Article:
In our video game versus studying example, you know that on Thursday you’re going to be tempted to play games instead of studying. So on Wednesday, it might be a good idea to give the game to your mom, and tell her not to let you have it back until after the test. The interesting thing is that, during the delay between Wednesday and Thursday, your preference changes from studying to video games.

Describing the problem in this way gives us a new way to look at the problem. It tells us that our decision systems prefer video games on Thursday, but prefer studying on Wednesday. Fortunately, our Wednesday self can precommit, to protect us from our Thursday self’s preferences.

Two (or More!) Selves

In our theory, we proposed that people actually have multiple opinions about the reward at each point in time. This is called a distributed representation of reward. In our theory, the brain contains lots of different opinions—it’s like a group of friends deciding what to do.

Imagine two friends, Bart and Lisa Figure 3. Lisa is very patient, and Bart is very impulsive. Importantly, we will assume that both Bart and Lisa learn by reward prediction errors, so each of them always prefers either studying or video games. Let’s say Bart always prefers games over studying, by a lot. Lisa, on the other hand, always prefers studying over games.

Figure 3 - Finding your inner Bart and your inner Lisa.
  • Figure 3 - Finding your inner Bart and your inner Lisa.
  • Lisa always prefers studying, as indicated by the pictures in the Wednesday and Thursday columns, where the pictures of the books are larger than the pictures of the video game. Bart always prefers video games, indicated by the larger picture of the video game on Wednesday and Thursday. But their average preference shifts from studying to video games as time passes, as shown at the bottom of the figure.

Bart is impulsive, which means he cares a lot about the present. So on Thursday, his desire to play video games is very large. But because he’s so impulsive, on Wednesday this desire is very small. Meanwhile, Lisa’s values don’t change much over time. For her, the future is nearly as important as the present. So on Thursday she prefers studying to video games, and on Wednesday she still prefers studying to video games.

If they are trying to make a decision together about what to do, then on Thursday, Bart’s strong preference for video games will dominate the conversation and if we were to take the average of Bart and Lisa’s preferences, video games would win out over studying, but on Wednesday, Lisa’s low impulsivity will dominate the conversation and if we took the average, studying would win out. If you average Bart and Lisa’s preferences together, the average completely reverses what it wants to do between Wednesday and Thursday. Even though neither of them on their own could reverse what they prefer and precommit, together they can. Now, think of Bart and Lisa as two voices inside your own brain.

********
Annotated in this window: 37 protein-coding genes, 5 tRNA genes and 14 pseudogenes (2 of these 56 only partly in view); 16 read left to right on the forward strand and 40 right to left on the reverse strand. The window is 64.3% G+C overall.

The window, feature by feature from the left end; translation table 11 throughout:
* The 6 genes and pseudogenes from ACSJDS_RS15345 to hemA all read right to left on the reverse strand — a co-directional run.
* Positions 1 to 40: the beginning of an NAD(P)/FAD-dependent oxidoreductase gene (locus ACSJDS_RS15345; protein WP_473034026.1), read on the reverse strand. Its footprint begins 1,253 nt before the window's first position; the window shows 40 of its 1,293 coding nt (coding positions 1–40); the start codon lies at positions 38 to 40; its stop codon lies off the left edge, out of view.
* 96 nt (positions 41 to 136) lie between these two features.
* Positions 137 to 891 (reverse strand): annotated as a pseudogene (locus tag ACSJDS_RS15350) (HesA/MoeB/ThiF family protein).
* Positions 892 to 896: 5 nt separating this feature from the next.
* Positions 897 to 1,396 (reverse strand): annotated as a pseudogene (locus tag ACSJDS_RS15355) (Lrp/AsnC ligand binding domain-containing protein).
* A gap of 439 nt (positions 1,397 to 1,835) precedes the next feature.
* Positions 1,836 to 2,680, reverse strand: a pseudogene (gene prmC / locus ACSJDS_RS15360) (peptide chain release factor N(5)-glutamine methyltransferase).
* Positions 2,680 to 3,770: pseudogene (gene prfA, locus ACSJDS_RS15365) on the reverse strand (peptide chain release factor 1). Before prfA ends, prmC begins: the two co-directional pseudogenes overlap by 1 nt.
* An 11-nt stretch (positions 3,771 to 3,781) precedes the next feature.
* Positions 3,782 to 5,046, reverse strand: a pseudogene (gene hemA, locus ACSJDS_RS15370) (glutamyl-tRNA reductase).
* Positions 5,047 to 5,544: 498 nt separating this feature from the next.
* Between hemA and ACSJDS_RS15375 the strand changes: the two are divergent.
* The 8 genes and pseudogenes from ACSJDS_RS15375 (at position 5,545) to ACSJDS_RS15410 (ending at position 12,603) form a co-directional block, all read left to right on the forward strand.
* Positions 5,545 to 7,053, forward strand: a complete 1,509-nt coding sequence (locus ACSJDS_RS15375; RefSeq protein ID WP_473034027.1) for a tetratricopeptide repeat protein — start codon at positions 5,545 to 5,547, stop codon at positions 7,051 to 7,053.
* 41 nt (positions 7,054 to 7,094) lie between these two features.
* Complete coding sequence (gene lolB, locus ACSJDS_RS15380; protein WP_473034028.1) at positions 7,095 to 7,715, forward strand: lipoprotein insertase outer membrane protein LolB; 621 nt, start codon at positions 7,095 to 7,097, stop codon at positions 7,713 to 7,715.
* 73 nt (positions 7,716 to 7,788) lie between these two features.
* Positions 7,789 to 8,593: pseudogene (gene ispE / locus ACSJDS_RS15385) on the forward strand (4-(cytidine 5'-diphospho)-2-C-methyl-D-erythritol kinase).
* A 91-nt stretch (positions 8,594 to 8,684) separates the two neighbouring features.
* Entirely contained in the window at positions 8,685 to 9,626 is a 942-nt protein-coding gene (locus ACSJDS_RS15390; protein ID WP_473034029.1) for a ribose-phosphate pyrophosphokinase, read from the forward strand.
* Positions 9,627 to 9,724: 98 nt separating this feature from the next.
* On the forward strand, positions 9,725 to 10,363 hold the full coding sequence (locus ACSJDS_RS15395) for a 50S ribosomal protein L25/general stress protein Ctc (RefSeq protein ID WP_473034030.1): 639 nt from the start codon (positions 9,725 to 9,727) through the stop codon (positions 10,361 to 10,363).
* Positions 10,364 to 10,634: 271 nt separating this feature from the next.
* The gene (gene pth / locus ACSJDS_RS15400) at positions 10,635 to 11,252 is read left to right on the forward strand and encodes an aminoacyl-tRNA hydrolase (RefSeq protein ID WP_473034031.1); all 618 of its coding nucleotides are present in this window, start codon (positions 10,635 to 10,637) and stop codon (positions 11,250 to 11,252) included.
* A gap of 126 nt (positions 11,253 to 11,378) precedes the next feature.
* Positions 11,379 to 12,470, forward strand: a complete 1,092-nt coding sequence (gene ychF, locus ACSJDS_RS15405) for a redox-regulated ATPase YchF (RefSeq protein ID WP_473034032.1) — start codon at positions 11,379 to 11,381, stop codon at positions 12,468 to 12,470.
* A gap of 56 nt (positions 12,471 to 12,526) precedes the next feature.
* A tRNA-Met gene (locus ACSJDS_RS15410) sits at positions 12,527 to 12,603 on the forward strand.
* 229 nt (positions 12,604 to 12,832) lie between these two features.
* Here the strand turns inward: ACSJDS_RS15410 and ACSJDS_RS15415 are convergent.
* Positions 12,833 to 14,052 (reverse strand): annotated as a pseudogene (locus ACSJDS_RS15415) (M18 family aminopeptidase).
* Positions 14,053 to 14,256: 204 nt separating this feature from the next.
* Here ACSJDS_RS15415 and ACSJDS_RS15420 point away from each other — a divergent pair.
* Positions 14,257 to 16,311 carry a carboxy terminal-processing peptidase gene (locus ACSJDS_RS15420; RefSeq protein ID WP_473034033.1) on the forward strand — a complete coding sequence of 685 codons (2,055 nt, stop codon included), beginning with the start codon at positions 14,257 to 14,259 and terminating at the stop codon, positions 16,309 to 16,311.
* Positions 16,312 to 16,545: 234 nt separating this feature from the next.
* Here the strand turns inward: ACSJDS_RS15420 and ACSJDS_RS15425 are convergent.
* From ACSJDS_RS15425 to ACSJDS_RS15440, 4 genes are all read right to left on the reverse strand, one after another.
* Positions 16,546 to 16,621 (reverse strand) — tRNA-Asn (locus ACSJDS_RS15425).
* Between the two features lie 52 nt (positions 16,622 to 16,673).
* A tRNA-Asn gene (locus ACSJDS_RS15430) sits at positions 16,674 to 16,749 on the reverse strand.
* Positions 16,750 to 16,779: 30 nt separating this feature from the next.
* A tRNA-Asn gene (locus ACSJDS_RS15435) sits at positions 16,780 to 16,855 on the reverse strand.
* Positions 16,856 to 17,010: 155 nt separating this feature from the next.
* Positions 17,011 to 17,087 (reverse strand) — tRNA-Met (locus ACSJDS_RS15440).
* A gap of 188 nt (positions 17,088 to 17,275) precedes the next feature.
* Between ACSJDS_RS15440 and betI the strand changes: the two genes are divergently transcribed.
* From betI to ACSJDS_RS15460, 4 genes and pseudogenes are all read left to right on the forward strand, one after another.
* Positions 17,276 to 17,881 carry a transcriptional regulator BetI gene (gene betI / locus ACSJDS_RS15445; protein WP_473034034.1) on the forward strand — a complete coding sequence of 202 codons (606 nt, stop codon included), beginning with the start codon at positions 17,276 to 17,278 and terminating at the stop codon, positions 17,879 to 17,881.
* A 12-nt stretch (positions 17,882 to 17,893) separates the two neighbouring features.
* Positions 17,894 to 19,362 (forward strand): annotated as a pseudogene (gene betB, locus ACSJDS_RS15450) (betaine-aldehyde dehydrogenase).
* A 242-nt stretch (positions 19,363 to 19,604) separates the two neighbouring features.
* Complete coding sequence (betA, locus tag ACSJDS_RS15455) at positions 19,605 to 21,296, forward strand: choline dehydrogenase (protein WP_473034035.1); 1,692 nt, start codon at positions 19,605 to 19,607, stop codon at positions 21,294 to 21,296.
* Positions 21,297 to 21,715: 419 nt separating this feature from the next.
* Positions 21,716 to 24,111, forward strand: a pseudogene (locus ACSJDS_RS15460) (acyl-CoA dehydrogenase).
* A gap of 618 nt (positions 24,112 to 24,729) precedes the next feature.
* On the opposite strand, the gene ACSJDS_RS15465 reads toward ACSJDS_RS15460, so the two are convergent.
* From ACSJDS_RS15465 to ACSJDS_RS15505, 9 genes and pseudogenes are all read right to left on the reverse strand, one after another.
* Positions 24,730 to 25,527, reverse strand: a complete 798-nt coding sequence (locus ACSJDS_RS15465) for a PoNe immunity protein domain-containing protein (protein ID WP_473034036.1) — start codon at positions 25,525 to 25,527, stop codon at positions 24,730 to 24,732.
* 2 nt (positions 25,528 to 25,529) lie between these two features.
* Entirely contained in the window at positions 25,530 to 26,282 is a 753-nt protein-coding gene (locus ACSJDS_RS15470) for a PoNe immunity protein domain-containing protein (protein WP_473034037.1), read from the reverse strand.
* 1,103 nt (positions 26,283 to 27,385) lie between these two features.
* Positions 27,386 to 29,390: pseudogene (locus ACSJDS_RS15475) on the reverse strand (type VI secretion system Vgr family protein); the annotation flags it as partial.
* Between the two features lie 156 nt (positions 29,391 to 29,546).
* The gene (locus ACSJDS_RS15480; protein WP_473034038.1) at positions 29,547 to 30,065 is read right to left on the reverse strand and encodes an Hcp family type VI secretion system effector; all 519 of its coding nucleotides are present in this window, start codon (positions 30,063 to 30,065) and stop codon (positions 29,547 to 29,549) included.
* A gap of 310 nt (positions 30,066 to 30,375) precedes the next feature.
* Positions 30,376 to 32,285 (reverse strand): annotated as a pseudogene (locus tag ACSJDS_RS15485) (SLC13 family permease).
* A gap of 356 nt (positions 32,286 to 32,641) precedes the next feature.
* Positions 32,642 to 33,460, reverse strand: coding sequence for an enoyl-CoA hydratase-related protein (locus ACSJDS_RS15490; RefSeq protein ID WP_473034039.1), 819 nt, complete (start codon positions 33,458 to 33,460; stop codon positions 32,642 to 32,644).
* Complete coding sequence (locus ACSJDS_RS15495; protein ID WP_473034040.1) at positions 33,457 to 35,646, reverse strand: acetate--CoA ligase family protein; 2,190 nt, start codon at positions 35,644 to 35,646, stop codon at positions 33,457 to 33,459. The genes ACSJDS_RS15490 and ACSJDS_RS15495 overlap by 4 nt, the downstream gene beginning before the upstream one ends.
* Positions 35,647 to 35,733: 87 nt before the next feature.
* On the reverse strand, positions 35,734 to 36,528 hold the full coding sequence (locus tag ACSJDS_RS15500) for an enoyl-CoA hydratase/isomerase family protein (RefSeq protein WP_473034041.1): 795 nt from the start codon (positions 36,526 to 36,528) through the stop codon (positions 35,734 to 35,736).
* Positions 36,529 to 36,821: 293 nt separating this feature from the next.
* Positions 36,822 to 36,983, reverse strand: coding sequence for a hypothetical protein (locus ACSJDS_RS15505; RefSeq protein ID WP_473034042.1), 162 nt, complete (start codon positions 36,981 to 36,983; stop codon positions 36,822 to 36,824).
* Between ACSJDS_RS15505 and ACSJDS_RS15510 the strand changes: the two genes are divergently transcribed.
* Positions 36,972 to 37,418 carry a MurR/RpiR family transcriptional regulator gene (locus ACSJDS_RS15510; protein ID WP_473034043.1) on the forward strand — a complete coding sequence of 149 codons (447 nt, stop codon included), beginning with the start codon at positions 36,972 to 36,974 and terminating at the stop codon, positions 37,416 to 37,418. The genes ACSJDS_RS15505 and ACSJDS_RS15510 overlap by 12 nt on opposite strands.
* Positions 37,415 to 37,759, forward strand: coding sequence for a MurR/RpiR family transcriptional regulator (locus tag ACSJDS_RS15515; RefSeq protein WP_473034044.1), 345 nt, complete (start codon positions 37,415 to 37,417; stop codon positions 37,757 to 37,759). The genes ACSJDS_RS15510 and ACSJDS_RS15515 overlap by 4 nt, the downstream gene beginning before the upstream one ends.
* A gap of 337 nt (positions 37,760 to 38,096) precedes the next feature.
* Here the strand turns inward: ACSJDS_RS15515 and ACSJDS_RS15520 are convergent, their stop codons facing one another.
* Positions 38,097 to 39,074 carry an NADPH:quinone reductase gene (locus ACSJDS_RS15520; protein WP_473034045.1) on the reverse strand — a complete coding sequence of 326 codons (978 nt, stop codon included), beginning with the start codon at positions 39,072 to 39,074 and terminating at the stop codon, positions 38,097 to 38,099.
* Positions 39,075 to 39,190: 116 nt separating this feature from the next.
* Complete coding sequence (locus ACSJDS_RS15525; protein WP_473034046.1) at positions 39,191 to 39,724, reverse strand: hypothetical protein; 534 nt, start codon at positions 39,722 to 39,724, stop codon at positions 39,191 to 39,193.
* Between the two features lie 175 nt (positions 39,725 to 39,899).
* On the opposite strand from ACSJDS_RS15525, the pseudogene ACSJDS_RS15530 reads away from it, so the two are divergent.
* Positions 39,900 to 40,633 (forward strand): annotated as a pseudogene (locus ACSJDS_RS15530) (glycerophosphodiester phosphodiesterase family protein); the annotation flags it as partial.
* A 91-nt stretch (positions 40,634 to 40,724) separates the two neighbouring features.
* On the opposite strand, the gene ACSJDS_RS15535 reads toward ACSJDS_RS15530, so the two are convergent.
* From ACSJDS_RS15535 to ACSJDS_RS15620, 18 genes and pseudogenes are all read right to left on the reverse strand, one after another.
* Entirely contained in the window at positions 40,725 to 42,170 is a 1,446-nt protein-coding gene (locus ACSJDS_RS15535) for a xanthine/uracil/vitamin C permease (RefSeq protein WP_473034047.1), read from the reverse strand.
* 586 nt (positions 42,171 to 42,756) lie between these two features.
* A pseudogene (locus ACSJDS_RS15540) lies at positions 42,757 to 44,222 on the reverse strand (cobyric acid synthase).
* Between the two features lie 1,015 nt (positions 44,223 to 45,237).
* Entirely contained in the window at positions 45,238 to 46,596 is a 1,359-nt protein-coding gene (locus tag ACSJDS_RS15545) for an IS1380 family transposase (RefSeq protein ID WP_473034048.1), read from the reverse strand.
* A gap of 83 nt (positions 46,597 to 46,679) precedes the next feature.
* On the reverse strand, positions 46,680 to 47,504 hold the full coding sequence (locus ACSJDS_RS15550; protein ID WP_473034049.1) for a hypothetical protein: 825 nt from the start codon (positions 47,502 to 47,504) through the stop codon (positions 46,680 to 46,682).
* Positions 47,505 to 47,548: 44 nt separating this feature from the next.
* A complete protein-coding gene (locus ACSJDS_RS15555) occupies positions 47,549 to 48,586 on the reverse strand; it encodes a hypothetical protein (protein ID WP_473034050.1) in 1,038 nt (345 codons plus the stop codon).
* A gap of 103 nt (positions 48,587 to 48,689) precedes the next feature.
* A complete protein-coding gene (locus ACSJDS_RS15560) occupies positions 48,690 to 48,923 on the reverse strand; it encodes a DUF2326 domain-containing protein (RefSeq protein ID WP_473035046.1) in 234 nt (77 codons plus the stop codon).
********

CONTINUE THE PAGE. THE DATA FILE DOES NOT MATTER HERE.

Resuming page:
What Does all of This Mean?

This theory of multiple selves means that it might be possible to activate the right selves at the right time, to help us make better decisions. There is evidence from brain scans that tells us that changes in diet might help tip this balance [5]. It might also be possible to practice learning to listen to our more patient selves. Or we might find tricks or strategies that fit with our unique mixture of patience versus impulsivity, like the earlier example of giving mom the video game on Wednesday so you can’t play on Thursday. As you understand yourself better, you can learn what works to help you avoid impulsive decisions.

If you know that you are going to make an impulsive decision, you can use the multiple selves that you are to prevent yourself from falling into that temptation. You can lock the marshmallow away or tie yourself to the mast like Odysseus. All you need to know is that it’s OK to realize you will be tempted to make an impulsive decision and to take the action earlier to prevent it.


Impulsivity: Wanting to get rewards immediately, even though it might be better to wait.

Precommitment: Stopping your future self from making a bad decision. For example, locking up a chocolate cake so you can’t get it later.

Reward: The things we enjoy, like food, playing, being with friends, and the activities we like.

Prediction error: The difference between what you expect and what you get. It’s the same thing as “surprise.” Many parts of the brain learn by changing when they get prediction errors, so they can make better predictions next time.

Conflict of Interest Statement

The authors declare that the research was conducted in the absence of any commercial or financial relationships that could be construed as a potential conflict of interest.

Original Article Reference

Kurth-Nelson, Z., and Redish, A. D. 2012. Don’t let me do that! – models of precommitment. Front. Neurosci. 6:138. doi:10.3389/fnins.2012.00138


[1] Ainslie, G. 2001. Breakdown of Will. Cambridge, UK: Cambridge University Press.

[2] Mischel, W., Ebbesen, E. B., and Raskoff Zeiss, A. 1972. Cognitive and attentional mechanisms in delay of gratification. J. Pers. Soc. Psychol. 21(2):204. doi:10.1037/h0032198

[3] Montague, P. R., Dayan, P., and Sejnowski, T. J. 1996. A framework for mesencephalic dopamine systems based on predictive Hebbian learning. J. Neurosci. 16(5):1936–47.

[4] Kurth-Nelson, Z., and Redish, A. D. 2012. Don’t let me do that! – models of precommitment. Front. Neurosci. 6:138. doi:10.3389/fnins.2012.00138

[5] Tanaka, S. C., Doya, K., Okada, G., Ueda, K., Okamoto, Y., and Yamawaki, S. 2004. Prediction of immediate and future rewards differentially recruits cortico-basal ganglia loops. Nat. Neurosci. 7(8):887–93. doi:10.1038/nn1279